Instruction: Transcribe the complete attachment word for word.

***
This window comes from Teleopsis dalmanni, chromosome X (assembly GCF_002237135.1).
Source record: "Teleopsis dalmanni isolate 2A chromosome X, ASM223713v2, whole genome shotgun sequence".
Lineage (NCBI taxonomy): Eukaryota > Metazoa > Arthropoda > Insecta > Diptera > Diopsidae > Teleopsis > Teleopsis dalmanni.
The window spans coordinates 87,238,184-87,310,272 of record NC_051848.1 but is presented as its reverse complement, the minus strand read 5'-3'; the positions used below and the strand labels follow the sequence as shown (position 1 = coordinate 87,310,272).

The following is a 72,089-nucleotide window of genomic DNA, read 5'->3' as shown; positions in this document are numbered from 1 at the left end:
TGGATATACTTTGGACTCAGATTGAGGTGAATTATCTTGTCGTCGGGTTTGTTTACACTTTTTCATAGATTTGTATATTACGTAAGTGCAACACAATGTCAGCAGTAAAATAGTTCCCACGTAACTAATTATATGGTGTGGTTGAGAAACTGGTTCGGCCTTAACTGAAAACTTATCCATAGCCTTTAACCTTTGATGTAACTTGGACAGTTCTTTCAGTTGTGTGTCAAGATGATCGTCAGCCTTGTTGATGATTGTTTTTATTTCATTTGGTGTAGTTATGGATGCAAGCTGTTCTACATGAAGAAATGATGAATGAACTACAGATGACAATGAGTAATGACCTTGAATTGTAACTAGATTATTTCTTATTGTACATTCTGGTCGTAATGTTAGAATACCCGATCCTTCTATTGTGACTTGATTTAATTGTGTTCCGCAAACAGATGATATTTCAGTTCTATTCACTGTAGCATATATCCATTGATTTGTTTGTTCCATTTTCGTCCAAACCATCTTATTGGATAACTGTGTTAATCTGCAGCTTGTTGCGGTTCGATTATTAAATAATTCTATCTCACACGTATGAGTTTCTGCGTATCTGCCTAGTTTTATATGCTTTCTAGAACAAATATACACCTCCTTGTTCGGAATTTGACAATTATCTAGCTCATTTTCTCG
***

This window comes from Teleopsis dalmanni, chromosome X (assembly GCF_002237135.1).
Source record: "Teleopsis dalmanni isolate 2A chromosome X, ASM223713v2, whole genome shotgun sequence".
Lineage (NCBI taxonomy): Eukaryota > Metazoa > Arthropoda > Insecta > Diptera > Diopsidae > Teleopsis > Teleopsis dalmanni.
The window spans coordinates 87,238,184-87,310,272 of record NC_051848.1 but is presented as its reverse complement, the minus strand read 5'-3'; the positions used below and the strand labels follow the sequence as shown (position 1 = coordinate 87,310,272).

The following is a 72,089-nucleotide window of genomic DNA, read 5'->3' as shown; positions in this document are numbered from 1 at the left end:
TGGATATACTTTGGACTCAGATTGAGGTGAATTATCTTGTCGTCGGGTTTGTTTACACTTTTTCATAGATTTGTATATTACGTAAGTGCAACACAATGTCAGCAGTAAAATAGTTCCCACGTAACTAATTATATGGTGTGGTTGAGAAACTGGTTCGGCCTTAACTGAAAACTTATCCATAGCCTTTAACCTTTGATGTAACTTGGACAGTTCTTTCAGTTGTGTGTCAAGATGATCGTCAGCCTTGTTGATGATTGTTTTTATTTCATTTGGTGTAGTTATGGATGCAAGCTGTTCTACATGAAGAAATGATGAATGAACTACAGATGACAATGAGTAATGACCTTGAATTGTAACTAGATTATTTCTTATTGTACATTCTGGTCGTAATGTTAGAATACCCGATCCTTCTATTGTGACTTGATTTAATTGTGTTCCGCAAACAGATGATATTTCAGTTCTATTCACTGTAGCATATATCCATTGATTTGTTTGTTCCATTTTCGTCCAAACCATCTTATTGGATAACTGTGTTAATCTGCAGCTTGTTGCGGTTCGATTATTAAATAATTCTATCTCACACGTATGAGTTTCTGCGTATCTGCCTAGTTTTATATGCTTTCTAGAACAAATATACACCTCCTTGTTCGGAATTTGACAATTATCTAGCTCATTTTCTCG